The Sharpening Stone – The Good, The Bad, and the Boss

Most of us have experienced performance reviews delivered to us by our bosses.  If that was done reasonably well, we walked away with constructive feedback that helped us grow professionally, or at least perform our jobs a little better.

In fact, without performance feedback, it’s pretty hard to improve.

In the book, Primal Leadership, psychologist Daniel Goleman and his colleagues describe a series of experiments that led them to conclude:

First, that people generally overestimate their own abilities.

Second, that CEOs of low-performing companies tend to rate themselves higher in leadership competencies than CEOs from high-performing companies.

And third, the higher leaders rank in an organization, the more they tend to inflate their leadership competencies.  Those at the highest levels have the least accurate view of how they act with others.

So the bad news is, if you’re relatively high on the org chart, you’re probably not as good as you think you are, and you might not be getting any better.

The good news is, you can get that critical information you need in order to improve.

Why not start with the people who report to you?  They’re the ones who see you most in your day-to-day behavior, and experience your decisions directly.

But it can be hazardous for someone to tell you, their boss, what you’re not doing very well.  So you have to make it safe, and actively cultivate “loving critics” from among this group of subordinates.

We’ve developed an upward appraisal tool that can help you structure these discussions.  You can contact us through our website if you’d like to know more about that.

But let’s suppose you want to keep this as simple and informal as possible. Start by pulling aside one of your constituents and ask, “What can I do to be a better leader, or a better boss?”  You will likely get a puzzled look, followed by some benign response like, “It’s all good.  You’re great to work with.”  So be ready to respond to that by saying something like, “It’s good to know that you feel positive about working with me, but I know that like everybody else, I’ve got room to grow. So think a little harder.  I’m sure you’ll come up with something.”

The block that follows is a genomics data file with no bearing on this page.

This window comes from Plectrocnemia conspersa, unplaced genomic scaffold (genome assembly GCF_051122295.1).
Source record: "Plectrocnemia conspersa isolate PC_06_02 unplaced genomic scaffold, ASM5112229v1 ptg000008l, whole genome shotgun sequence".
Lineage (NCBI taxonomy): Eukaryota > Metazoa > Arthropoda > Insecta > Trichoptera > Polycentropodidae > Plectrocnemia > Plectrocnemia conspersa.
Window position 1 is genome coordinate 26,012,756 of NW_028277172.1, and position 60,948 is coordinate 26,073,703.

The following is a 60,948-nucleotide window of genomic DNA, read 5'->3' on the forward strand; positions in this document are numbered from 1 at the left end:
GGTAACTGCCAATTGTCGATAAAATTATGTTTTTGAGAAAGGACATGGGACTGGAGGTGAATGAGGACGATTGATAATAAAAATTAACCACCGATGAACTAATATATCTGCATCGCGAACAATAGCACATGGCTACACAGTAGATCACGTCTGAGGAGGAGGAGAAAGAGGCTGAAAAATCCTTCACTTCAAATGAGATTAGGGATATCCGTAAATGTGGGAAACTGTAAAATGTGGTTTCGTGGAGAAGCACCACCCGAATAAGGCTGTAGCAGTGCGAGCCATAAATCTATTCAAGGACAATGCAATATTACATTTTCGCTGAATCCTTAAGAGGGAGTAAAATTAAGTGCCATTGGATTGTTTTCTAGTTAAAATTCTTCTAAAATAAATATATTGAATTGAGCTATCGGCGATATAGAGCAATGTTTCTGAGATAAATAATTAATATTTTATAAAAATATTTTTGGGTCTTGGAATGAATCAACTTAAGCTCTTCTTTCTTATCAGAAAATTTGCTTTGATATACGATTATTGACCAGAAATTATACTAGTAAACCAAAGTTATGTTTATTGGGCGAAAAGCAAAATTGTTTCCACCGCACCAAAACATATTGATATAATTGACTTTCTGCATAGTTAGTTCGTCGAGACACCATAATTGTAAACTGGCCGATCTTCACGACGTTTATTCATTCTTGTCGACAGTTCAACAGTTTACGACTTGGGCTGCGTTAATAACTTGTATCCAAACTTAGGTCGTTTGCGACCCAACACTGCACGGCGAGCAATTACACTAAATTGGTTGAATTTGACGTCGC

It may take some patience and persistence on your part, but tighten your questions and hang in there through some uncomfortable silences until you get a response.  That conversation just might lead to the most useful performance appraisal you’ve had in a long time.

About the Author: Rob Skacel, Ph.D.

Rob is a licensed psychologist with senior executive experience. He holds a Bachelor’s degree from Franklin & Marshall College, and Master’s and Doctoral degrees from Purdue University. Rob began his career in the field of clinical psychology, splitting his time between patient care and management responsibilities. Within a few years, he began the transition to business psychology specialization. He has since held senior leadership positions in sizeable for-profit and non-profit organizations, where his responsibilities focused on performance improvement and organizational development.

Rob founded True Edge Performance Solutions in 2000, and maintained it as a part-time venture for a number of years as he continued to accrue executive experience. By 2006, True Edge had grown to the point where it required Rob’s full-time attention. Over the years, Rob has provided services to dozens of leaders and their organizations, in a variety of industry sectors such as manufacturing, professional services, health care, agribusiness, construction, education, non-profit, and trade associations.

The Sharpening Stone

The Sharpening Stone is a series of short videos from True Edge designed to sharpen leaders and their organizations.

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